SOL is the native cryptocurrency of Solana, a Layer 1 blockchain that supports smart contracts and dApps. Users can earn SOL by contributing to the network by being a node or validator. The network follows a deflationary model in which SOL tokens are burned as a means of reducing the token supply. Solana uses the SPL protocol as its token standard, which is similar to Ethereum's ERC-20. 
The initial distribution of SOL was as follows: Seed Sale was allocated the largest percentage at 15.86%, followed by the Founding Sale at 12.63%, and the Validator Sale at 5.07%. The Strategic Sale was allocated 1.84%, while the Public Auction Sale was allocated 1.60%. The team and foundation were allocated an equal percentage of 12.50%, while the Community Reserve was allocated the highest percentage at 38.00%.
As of 2023, Solana's annual inflation rate stands at 6.325% and is set to decrease by 15% each year. This inflation rate is based on an 'epoch-year' which spans approximately 180 epochs. The length of an epoch can vary between approximately 2.5 to 3.5 calendar days depending on the network's performance, resulting in variations in the actual inflation rate. 
There are two main reasons why staking Annual Percentage Yields (APYs) are often higher than the inflation rate. Firstly, APYs take into account the compounding effect of SOL held within a staking account over the course of a calendar year. Secondly, non-stakers compensate stakers for delegating their SOL to ensure network security.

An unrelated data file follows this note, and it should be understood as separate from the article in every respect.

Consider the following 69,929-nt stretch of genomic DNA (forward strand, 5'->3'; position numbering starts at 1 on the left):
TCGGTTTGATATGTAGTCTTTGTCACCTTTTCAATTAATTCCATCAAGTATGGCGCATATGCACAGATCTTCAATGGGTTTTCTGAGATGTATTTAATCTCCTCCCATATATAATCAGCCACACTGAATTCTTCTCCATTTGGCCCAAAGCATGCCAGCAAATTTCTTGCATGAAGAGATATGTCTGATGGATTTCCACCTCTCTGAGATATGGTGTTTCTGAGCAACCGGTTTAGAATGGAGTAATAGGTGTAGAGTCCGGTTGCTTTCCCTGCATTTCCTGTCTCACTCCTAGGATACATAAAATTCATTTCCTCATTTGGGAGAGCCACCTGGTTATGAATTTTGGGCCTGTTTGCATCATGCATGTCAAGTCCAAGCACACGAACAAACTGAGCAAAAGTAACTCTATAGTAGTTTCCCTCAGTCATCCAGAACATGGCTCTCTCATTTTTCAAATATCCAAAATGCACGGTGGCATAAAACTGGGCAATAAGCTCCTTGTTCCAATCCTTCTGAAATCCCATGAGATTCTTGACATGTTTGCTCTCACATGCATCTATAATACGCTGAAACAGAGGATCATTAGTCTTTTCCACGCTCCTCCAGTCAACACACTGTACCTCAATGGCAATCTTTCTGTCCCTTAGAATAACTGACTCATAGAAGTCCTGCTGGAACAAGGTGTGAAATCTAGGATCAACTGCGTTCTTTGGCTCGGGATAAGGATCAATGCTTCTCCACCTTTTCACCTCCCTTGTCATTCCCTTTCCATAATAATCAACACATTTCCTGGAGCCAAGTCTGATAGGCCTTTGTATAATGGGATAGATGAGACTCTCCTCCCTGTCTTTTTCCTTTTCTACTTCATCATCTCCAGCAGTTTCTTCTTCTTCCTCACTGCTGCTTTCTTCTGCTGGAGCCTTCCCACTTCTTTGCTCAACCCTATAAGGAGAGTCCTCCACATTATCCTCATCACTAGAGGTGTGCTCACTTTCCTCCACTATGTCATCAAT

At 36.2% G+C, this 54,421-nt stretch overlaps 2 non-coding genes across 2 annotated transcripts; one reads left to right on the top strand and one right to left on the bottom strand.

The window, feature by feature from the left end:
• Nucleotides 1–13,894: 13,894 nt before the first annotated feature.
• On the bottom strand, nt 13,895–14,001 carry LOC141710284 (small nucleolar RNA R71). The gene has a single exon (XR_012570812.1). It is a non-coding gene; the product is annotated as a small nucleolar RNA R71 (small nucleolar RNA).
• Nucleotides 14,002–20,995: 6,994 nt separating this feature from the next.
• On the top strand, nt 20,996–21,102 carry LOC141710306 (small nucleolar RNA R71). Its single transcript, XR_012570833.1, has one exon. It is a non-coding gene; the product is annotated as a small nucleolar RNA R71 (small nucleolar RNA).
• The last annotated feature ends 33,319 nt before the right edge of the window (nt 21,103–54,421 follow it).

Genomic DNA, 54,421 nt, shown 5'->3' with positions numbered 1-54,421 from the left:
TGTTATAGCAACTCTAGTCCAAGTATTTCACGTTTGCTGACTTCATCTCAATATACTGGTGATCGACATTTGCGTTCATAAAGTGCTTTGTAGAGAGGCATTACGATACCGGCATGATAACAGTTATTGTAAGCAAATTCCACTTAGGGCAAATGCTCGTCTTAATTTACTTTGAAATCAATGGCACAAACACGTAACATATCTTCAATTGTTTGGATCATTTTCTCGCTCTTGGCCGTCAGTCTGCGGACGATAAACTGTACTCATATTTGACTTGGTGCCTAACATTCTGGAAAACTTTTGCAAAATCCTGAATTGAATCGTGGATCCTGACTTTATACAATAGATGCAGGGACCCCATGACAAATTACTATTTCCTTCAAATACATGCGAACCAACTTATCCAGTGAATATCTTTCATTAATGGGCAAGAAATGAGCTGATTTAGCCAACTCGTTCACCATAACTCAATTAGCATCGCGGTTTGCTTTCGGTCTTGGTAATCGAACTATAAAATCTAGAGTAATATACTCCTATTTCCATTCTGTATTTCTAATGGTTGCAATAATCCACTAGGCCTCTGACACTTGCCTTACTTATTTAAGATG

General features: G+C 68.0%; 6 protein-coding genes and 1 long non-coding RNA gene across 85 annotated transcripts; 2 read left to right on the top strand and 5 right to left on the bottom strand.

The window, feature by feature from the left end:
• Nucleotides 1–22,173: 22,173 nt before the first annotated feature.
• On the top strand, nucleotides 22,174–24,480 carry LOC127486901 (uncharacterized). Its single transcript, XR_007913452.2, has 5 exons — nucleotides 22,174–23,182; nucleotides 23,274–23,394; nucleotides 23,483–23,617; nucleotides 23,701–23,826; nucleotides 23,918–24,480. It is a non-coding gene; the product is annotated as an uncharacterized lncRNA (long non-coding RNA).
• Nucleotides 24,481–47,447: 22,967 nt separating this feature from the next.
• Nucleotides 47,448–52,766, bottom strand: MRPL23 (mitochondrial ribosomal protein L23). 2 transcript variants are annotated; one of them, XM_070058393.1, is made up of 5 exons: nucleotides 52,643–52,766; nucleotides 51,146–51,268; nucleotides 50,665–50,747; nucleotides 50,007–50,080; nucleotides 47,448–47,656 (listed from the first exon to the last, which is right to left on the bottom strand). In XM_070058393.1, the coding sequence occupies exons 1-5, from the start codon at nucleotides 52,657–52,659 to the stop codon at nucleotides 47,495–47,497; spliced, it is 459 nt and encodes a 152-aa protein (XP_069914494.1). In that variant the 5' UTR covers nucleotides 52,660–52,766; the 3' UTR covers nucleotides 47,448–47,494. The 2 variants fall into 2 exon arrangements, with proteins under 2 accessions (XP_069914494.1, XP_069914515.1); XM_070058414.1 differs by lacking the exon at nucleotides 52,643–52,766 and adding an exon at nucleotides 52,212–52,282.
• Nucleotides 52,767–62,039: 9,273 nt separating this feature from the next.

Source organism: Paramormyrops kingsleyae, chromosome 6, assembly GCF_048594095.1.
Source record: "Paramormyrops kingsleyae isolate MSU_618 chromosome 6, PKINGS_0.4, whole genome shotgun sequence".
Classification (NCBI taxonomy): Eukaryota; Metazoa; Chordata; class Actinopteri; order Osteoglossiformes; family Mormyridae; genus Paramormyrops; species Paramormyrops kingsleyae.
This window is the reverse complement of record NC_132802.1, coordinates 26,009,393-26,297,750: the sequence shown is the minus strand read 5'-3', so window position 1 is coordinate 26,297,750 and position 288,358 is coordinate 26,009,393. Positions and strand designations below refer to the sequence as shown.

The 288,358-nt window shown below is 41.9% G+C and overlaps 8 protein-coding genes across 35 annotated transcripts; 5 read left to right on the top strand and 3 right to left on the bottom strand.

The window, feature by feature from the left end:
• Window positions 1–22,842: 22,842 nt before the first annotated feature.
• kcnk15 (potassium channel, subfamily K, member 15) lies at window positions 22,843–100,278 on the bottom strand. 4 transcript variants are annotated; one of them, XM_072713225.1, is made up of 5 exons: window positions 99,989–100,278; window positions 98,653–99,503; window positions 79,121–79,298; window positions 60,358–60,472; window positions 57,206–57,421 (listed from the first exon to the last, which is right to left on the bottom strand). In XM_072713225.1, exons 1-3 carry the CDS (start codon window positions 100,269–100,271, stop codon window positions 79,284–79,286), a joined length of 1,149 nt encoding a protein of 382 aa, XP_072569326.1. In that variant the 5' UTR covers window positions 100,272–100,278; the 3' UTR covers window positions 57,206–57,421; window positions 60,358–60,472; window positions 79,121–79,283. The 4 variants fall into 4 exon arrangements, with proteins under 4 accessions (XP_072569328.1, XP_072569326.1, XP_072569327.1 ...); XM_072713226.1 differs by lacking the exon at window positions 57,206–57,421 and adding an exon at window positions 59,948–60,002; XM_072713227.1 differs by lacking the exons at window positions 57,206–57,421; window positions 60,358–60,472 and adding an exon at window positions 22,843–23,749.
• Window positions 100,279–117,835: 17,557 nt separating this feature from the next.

To offset the inflation rate, transaction fees play a role. Specifically, 50% of every transaction fee is burned, reducing the supply of SOL, while the remaining 50% is allocated as a 'block reward' to the validator who processed the transaction. Over time, it is anticipated that the volume of transaction fees will increase, providing compensation to validators for the decline in staking rewards. 
In 2019, three private sales were held, which led to the team securing $20 million in capital from investors such as Multicoin Capital, BlockTower Capital, and Rockaway Ventures. The number of tokens that were sold during these private sales was not disclosed. The funds raised were allocated towards engineering and project management, according to an official statement. 
In 2020, the team conducted a public auction on CoinList, which helped them raise $4 million.  The initial coin offering (ICO) took place from March 16th to March 24th of 2020 with a total of $25 million raised. 
Solana has raised a total of $315.8M in funding over 11 rounds. Their latest funding was raised on Aug 19, 2021 from a Corporate Round round. 
SOL tokens have two primary functions: paying for transaction fees incurred when using the network or smart contracts, and staking tokens as part of the PoS consensus mechanism. 
The Solana blockchain utilizes a Proof-of-Stake mechanism to safeguard its network and verify fresh blocks in the chain. When users stake their SOL tokens as part of this process, they earn newly issued SOL rewards. 
The staking process involves delegating tokens to validators who process transactions and maintain the network. This model incentivizes both token holders and validators to work together and share risks and rewards. Validators can earn more rewards with the more stake they receive, and they may compete with other validators by offering lower commission fees to attract more stake. However, there is a potential risk of losing tokens through slashing, which involves the removal of a portion of a validator's delegated stake in response to malicious behavior. This loss of future rewards for the validator encourages network security and performance. 
SOL is primarily used to pay for gas fees associated with any transaction, including those involving DApps. Similar to ETH, SOL serves as the primary currency within the Solana ecosystem, allowing individuals to pay for various products and services. For instance, SOL is used to pay for trading fees on decentralized exchanges like Raydium. Additionally, all Solana NFTs are denominated in SOL. 
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